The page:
Herpreet Kaur Grewal

A feasibility study into a UK social stock exchange that would enable ethical investors to buy and sell shares in social enterprises is to be funded by a prominent US philanthropic organisation.

The New York-based Rockefeller Foundation announced last week that it will provide £252,000 for a study that will examine the demand for a stock exchange for social enterprises in the UK (R&R, 28 March, p2).

The foundation says that it chose the UK as the location for the study partly because of firm government support for social enterprise. Government initiatives to support the growth of the sector have included the creation of a new legal form for social enterprises – the community interest company – as well as plans for a social investment bank funded with unclaimed assets held by financial institutions.

A spokeswoman for the Cabinet Office, which was reported last year to be considering plans for a social stock exchange (R&R, 10 August 2007, p2), said that, while it was not directly involved with the study, it was supportive of it.

Pradeep Jethi, formerly new product development manager at the London Stock Exchange, is leading the feasibility study. Jethi said the first part of the study would be to carry out market research to determine if there is a demand for a social stock exchange. If there is, plans for the market could be taken forward, he said.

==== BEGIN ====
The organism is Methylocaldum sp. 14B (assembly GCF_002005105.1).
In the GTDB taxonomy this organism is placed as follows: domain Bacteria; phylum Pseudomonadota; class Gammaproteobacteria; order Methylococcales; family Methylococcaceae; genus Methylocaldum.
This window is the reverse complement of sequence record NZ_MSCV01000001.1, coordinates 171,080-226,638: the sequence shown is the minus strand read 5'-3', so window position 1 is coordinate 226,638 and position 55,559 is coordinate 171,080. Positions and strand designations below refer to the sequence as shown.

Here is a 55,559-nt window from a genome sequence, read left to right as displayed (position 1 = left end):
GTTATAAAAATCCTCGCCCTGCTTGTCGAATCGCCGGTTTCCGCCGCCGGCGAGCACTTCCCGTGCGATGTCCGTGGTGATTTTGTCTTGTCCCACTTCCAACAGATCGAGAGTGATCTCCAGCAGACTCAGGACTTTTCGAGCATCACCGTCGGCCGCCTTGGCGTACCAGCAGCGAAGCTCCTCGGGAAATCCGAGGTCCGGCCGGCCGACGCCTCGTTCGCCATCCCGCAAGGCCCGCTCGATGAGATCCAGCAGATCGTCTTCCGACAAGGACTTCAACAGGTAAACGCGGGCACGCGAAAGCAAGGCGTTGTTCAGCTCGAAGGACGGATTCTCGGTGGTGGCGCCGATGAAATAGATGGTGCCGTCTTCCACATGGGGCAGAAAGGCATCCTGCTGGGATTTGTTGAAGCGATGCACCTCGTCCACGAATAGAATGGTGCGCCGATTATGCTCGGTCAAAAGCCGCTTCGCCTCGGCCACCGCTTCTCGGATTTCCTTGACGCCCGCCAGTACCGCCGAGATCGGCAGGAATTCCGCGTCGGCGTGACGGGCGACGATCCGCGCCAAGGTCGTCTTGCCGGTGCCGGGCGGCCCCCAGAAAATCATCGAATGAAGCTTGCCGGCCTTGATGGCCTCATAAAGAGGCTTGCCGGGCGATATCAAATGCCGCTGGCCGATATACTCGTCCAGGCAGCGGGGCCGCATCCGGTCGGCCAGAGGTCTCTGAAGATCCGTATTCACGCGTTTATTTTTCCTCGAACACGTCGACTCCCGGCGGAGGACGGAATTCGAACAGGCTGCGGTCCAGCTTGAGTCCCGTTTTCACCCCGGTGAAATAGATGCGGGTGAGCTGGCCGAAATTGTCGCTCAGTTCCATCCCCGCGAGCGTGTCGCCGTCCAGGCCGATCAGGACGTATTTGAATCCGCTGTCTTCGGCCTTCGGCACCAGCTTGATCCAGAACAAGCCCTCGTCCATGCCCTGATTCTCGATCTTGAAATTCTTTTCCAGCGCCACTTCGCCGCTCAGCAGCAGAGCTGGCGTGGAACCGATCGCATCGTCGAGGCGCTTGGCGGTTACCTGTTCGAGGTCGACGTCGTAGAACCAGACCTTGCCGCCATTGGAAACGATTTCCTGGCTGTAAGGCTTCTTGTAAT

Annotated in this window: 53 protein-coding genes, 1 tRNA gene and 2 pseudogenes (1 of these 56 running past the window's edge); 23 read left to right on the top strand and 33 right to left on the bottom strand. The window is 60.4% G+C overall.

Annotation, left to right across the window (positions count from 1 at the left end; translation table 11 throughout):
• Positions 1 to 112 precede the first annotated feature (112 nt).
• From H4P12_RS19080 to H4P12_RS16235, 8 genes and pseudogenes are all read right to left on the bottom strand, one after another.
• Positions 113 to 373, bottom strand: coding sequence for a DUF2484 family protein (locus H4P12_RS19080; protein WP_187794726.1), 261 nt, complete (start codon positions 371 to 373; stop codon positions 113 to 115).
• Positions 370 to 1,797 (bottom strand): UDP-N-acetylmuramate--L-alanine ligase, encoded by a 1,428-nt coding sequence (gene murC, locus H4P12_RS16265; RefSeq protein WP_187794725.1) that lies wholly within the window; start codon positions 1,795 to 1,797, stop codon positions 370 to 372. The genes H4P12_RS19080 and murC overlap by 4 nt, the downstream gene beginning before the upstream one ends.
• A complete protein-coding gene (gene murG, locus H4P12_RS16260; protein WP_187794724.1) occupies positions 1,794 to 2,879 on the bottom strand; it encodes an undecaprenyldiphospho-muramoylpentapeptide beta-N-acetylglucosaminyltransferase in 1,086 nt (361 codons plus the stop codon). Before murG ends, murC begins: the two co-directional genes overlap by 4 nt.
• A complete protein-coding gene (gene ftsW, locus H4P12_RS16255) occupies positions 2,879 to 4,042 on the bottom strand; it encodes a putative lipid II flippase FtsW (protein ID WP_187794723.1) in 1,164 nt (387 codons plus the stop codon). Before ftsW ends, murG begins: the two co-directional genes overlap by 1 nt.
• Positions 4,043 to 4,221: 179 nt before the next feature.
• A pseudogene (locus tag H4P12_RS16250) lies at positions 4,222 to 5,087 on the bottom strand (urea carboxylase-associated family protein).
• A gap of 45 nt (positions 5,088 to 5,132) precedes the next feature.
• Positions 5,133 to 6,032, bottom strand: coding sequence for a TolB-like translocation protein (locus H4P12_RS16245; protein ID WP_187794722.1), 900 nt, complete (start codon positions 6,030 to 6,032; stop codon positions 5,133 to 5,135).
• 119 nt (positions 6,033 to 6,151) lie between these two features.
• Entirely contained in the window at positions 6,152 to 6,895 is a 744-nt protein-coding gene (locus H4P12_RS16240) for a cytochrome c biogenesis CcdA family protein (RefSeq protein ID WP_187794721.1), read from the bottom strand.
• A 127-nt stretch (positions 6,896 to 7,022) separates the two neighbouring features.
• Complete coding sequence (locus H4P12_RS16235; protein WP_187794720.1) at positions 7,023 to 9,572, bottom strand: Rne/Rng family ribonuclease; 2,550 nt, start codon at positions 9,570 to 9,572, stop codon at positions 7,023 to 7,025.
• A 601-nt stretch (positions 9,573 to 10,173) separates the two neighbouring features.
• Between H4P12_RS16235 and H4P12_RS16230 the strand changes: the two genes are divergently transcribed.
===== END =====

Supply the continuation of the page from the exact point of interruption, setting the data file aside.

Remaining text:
Under the plans, the social stock exchange would be open to businesses with as little as £500,000 annual turnover and two years’ trading history. In order to be eligible, firms must aim to combine profitable trading with social or environmental goals.

Jamie Hartzell, managing director of developer the Ethical Property Company, said: “An ethical exchange would give us both the liquidity in our shares that our investors need and a profile that would be beneficial to our business.”

Iain Tuckett, secretary of social enterprise Coin Street Community Builders, said he did not dismiss the idea but emphasised the need for social enterprises to have robust business plans. If they did, they would be able to borrow from banks, he said. “No-one wants to invest in social enterprises without robust business plans,” he added.